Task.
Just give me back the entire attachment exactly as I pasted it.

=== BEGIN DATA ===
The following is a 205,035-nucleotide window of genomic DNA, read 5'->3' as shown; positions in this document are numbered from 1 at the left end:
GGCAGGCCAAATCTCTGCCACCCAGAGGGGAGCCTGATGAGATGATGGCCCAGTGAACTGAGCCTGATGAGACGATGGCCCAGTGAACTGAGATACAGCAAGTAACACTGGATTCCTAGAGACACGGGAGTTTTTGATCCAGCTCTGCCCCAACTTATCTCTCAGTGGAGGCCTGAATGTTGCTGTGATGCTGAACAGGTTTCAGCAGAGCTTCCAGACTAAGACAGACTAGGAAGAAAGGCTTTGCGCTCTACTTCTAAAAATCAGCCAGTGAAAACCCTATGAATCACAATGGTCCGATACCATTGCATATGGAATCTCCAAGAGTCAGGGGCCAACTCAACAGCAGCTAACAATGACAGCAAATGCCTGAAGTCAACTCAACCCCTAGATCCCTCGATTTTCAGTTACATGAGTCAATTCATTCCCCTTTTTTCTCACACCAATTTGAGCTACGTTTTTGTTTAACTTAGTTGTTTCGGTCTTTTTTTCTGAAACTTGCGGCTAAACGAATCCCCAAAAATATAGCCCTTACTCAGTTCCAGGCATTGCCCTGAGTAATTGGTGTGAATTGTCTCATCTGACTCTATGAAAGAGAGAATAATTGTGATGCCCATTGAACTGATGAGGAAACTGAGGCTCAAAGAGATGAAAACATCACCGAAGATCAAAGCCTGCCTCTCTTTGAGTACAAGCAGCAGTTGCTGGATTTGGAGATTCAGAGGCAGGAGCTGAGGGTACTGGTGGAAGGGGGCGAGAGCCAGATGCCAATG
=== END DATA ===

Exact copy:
The following is a 205,035-nucleotide window of genomic DNA, read 5'->3' as shown; positions in this document are numbered from 1 at the left end:
GGCAGGCCAAATCTCTGCCACCCAGAGGGGAGCCTGATGAGATGATGGCCCAGTGAACTGAGCCTGATGAGACGATGGCCCAGTGAACTGAGATACAGCAAGTAACACTGGATTCCTAGAGACACGGGAGTTTTTGATCCAGCTCTGCCCCAACTTATCTCTCAGTGGAGGCCTGAATGTTGCTGTGATGCTGAACAGGTTTCAGCAGAGCTTCCAGACTAAGACAGACTAGGAAGAAAGGCTTTGCGCTCTACTTCTAAAAATCAGCCAGTGAAAACCCTATGAATCACAATGGTCCGATACCATTGCATATGGAATCTCCAAGAGTCAGGGGCCAACTCAACAGCAGCTAACAATGACAGCAAATGCCTGAAGTCAACTCAACCCCTAGATCCCTCGATTTTCAGTTACATGAGTCAATTCATTCCCCTTTTTTCTCACACCAATTTGAGCTACGTTTTTGTTTAACTTAGTTGTTTCGGTCTTTTTTTCTGAAACTTGCGGCTAAACGAATCCCCAAAAATATAGCCCTTACTCAGTTCCAGGCATTGCCCTGAGTAATTGGTGTGAATTGTCTCATCTGACTCTATGAAAGAGAGAATAATTGTGATGCCCATTGAACTGATGAGGAAACTGAGGCTCAAAGAGATGAAAACATCACCGAAGATCAAAGCCTGCCTCTCTTTGAGTACAAGCAGCAGTTGCTGGATTTGGAGATTCAGAGGCAGGAGCTGAGGGTACTGGTGGAAGGGGGCGAGAGCCAGATGCCAATG